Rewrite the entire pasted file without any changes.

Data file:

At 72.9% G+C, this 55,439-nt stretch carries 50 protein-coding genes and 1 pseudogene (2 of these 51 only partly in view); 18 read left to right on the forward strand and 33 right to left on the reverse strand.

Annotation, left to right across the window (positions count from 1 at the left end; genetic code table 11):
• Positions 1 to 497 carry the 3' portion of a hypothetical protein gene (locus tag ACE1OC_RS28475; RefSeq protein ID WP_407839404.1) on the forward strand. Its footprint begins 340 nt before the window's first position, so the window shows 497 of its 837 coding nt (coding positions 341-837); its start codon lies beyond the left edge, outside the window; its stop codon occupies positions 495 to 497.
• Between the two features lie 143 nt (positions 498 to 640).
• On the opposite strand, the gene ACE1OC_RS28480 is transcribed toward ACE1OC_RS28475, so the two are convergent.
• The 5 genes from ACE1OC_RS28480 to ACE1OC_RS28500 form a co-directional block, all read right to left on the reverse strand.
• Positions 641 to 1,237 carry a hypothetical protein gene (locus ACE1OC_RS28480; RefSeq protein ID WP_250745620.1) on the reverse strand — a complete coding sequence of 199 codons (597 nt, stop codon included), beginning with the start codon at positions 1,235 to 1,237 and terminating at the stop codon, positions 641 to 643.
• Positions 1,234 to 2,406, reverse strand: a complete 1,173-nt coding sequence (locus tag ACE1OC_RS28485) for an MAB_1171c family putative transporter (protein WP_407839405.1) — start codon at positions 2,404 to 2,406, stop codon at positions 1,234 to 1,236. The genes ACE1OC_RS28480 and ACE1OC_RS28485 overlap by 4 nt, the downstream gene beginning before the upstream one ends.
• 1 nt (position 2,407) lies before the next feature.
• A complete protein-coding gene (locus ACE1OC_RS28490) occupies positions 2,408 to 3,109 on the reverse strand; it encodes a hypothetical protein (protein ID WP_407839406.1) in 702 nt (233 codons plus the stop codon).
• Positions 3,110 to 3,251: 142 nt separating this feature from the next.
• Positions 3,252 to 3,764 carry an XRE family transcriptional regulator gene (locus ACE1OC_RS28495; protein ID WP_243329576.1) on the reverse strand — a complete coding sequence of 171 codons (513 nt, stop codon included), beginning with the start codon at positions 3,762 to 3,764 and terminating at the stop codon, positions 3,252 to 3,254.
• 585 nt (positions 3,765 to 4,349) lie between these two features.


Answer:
At 72.9% G+C, this 55,439-nt stretch carries 50 protein-coding genes and 1 pseudogene (2 of these 51 only partly in view); 18 read left to right on the forward strand and 33 right to left on the reverse strand.

Annotation, left to right across the window (positions count from 1 at the left end; genetic code table 11):
• Positions 1 to 497 carry the 3' portion of a hypothetical protein gene (locus tag ACE1OC_RS28475; RefSeq protein ID WP_407839404.1) on the forward strand. Its footprint begins 340 nt before the window's first position, so the window shows 497 of its 837 coding nt (coding positions 341-837); its start codon lies beyond the left edge, outside the window; its stop codon occupies positions 495 to 497.
• Between the two features lie 143 nt (positions 498 to 640).
• On the opposite strand, the gene ACE1OC_RS28480 is transcribed toward ACE1OC_RS28475, so the two are convergent.
• The 5 genes from ACE1OC_RS28480 to ACE1OC_RS28500 form a co-directional block, all read right to left on the reverse strand.
• Positions 641 to 1,237 carry a hypothetical protein gene (locus ACE1OC_RS28480; RefSeq protein ID WP_250745620.1) on the reverse strand — a complete coding sequence of 199 codons (597 nt, stop codon included), beginning with the start codon at positions 1,235 to 1,237 and terminating at the stop codon, positions 641 to 643.
• Positions 1,234 to 2,406, reverse strand: a complete 1,173-nt coding sequence (locus tag ACE1OC_RS28485) for an MAB_1171c family putative transporter (protein WP_407839405.1) — start codon at positions 2,404 to 2,406, stop codon at positions 1,234 to 1,236. The genes ACE1OC_RS28480 and ACE1OC_RS28485 overlap by 4 nt, the downstream gene beginning before the upstream one ends.
• 1 nt (position 2,407) lies before the next feature.
• A complete protein-coding gene (locus ACE1OC_RS28490) occupies positions 2,408 to 3,109 on the reverse strand; it encodes a hypothetical protein (protein ID WP_407839406.1) in 702 nt (233 codons plus the stop codon).
• Positions 3,110 to 3,251: 142 nt separating this feature from the next.
• Positions 3,252 to 3,764 carry an XRE family transcriptional regulator gene (locus ACE1OC_RS28495; protein ID WP_243329576.1) on the reverse strand — a complete coding sequence of 171 codons (513 nt, stop codon included), beginning with the start codon at positions 3,762 to 3,764 and terminating at the stop codon, positions 3,252 to 3,254.
• 585 nt (positions 3,765 to 4,349) lie between these two features.